Sunday, November 4, 2012

06: Robertson to Durban, 1930

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Next Monday morning doors were slammed in our faces. We found Dutch Reformed Church clergy were walking down the streets ahead of us and warning the people to beware of us.

Brother Herbst was told that Reverend Snyman had preached a hell-raiser against us in his beautiful church Sunday. He had told them that we were trying to kidnap their daughters.

So we left Robertson (A) for the homeward trip. We spent the first night at the Visser cottage where we were welcomed heartily. We were able to catch a lift on a pickup truck over steep Bain’s Kloof (B). We spent the next night in the home of the foster parents of Brothers Alvin and Walter Park at Stikland (C), and reached Mowbray (D) that evening.

Perhaps church members at a church function?  Women with banners.

Back of picture reads:
Dolly Green, Minnie Fouche, Nellie Fouche, Nellie Bolleurs (VIRTUE?), Maud Grotique (LOVE), Myrtle Clark, Dolly Bolleurs, Sr. Fouche (MOTHERHOOD), Lily Clark, Sr. Brummer, Mrs. Green
April 1930 or soon after

The Visser boys wrote to me regularly. They wanted an air rifle so I sent them a good pellet gun.

Soon after, President Dalton assigned me to open up the Durban District again. There were only about 14 missionaries in South Africa and less than 1,000 members.

I rode with him by railway to Port Elizabeth (E) where we stayed a day or two. Here I met Elder Clare B. Christensen of American Fork, whose sister I later met and married. Here the wind only blew once a year - all the time!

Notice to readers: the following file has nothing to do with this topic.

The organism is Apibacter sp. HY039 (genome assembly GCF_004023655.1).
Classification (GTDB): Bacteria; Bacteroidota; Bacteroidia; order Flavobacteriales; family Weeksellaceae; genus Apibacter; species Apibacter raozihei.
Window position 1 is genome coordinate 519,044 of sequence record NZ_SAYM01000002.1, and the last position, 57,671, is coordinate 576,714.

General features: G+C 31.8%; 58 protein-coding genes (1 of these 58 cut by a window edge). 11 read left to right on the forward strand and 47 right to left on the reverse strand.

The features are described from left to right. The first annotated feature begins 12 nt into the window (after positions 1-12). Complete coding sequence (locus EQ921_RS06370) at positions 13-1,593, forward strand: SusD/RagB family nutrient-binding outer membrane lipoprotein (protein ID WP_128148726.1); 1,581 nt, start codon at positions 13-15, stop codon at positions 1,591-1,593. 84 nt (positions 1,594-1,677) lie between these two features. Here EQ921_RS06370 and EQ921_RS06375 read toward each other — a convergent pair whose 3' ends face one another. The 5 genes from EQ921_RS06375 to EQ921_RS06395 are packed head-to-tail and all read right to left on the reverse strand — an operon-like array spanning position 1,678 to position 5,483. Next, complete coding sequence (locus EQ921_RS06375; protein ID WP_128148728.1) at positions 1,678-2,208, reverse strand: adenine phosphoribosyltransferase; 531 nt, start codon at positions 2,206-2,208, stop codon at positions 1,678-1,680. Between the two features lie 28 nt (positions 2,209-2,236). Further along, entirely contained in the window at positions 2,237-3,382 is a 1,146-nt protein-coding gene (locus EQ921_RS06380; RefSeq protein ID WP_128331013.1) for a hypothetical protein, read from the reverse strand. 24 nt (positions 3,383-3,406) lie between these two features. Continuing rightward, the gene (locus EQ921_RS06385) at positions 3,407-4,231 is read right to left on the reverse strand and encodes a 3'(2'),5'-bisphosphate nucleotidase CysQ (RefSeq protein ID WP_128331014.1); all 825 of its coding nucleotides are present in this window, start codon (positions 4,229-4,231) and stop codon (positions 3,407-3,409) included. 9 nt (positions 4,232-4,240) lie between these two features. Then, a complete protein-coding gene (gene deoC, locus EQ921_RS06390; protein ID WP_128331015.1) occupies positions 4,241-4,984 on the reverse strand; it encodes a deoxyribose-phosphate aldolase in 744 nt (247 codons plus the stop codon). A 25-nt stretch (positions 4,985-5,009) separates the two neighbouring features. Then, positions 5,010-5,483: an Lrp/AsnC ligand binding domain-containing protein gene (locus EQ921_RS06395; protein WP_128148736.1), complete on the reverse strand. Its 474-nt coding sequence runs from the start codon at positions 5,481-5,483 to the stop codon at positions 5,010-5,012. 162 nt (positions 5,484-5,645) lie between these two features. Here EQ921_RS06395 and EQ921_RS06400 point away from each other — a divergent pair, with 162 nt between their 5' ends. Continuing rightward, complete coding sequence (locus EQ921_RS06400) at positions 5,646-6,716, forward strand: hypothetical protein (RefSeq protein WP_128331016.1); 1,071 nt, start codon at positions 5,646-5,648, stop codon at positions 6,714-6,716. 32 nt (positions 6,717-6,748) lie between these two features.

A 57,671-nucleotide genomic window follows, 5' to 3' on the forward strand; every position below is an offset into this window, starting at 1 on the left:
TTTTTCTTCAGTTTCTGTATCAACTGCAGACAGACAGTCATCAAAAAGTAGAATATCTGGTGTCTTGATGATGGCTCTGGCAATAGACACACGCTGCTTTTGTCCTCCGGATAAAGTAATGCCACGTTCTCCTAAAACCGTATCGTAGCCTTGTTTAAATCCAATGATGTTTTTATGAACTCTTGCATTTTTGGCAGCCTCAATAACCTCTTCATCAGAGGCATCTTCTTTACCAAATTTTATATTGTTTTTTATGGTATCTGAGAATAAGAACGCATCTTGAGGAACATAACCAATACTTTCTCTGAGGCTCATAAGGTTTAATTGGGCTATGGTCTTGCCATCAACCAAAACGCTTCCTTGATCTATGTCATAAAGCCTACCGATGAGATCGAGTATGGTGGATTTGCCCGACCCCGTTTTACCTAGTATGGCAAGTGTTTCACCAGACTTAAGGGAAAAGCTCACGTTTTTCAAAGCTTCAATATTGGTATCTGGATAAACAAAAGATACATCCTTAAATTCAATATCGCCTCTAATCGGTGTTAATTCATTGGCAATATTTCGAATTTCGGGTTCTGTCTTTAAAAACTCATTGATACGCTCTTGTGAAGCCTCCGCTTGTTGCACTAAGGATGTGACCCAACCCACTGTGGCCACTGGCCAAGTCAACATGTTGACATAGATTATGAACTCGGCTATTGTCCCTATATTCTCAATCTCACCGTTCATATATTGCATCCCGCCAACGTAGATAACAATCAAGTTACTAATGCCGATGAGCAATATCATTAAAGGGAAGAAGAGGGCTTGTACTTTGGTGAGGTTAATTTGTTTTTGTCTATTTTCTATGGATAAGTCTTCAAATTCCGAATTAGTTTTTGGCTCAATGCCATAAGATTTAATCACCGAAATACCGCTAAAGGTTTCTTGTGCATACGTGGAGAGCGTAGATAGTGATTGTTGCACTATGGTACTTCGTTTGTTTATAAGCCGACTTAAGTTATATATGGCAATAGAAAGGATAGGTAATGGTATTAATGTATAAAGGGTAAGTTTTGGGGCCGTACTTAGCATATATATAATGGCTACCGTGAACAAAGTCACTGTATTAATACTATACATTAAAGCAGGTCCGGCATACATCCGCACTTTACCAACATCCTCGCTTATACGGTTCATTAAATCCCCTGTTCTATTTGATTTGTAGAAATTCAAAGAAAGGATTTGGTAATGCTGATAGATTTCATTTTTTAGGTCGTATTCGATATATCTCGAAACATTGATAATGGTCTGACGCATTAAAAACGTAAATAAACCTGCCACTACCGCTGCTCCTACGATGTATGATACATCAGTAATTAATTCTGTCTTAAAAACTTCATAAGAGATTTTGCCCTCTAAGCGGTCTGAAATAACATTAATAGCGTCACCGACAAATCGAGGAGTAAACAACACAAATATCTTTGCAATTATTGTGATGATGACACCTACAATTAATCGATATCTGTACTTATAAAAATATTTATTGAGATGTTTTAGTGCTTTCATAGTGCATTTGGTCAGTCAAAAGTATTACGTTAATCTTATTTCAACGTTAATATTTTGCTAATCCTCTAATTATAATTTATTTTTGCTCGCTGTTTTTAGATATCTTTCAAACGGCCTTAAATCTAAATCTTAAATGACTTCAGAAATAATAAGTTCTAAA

We also stopped at East London (F). Natives would come out to sell fruit and to beg at each train stop. One day President Dalton was catching up on his journal and asked to borrow mine to help fill in. I replied, “If you can stand it I can!”

One night at Mowbray (G) he had decided to give the ten minute talk on church history requested by the General Authorities. I recorded in my journal: “President Dalton gives one hour and 50 minute harangue on church history for ten minute talk scheduled.” Years later I noticed an addition written in the margin: “President Widtsoe (London, European Mission), says ‘Do not curb the spirit.’ I wish you would remember this, Elder Barker.”

Elder A. Kay Berry
recovering from a burn
Durban - 74 Cromwell Rd.
June 1930

I caught a British Union Castle ship (a beauty) from East London to Durban (H). I rented a room in the Berea district at a place on Cromwell Road that had huge avocado trees in the front yard. Elder A. Kay Berry joined me soon. I met a George Canning and was able to baptize him later. Durban was terribly hot in the summer, with no air conditioning. In those days each elder tracted separately, usually across the street from his companion, so we could get to more places. We had no prepared lesson system. We baptized a Knicklebein family.

Start of the July Handicap
July 1930

266 Frere Rd.
Durban, Natal
George C. Canning
Durban Beach
Dec. 1930

I would rewrite the newsletters and mail them back to Mowbray for Cumorah’s Southern Cross.

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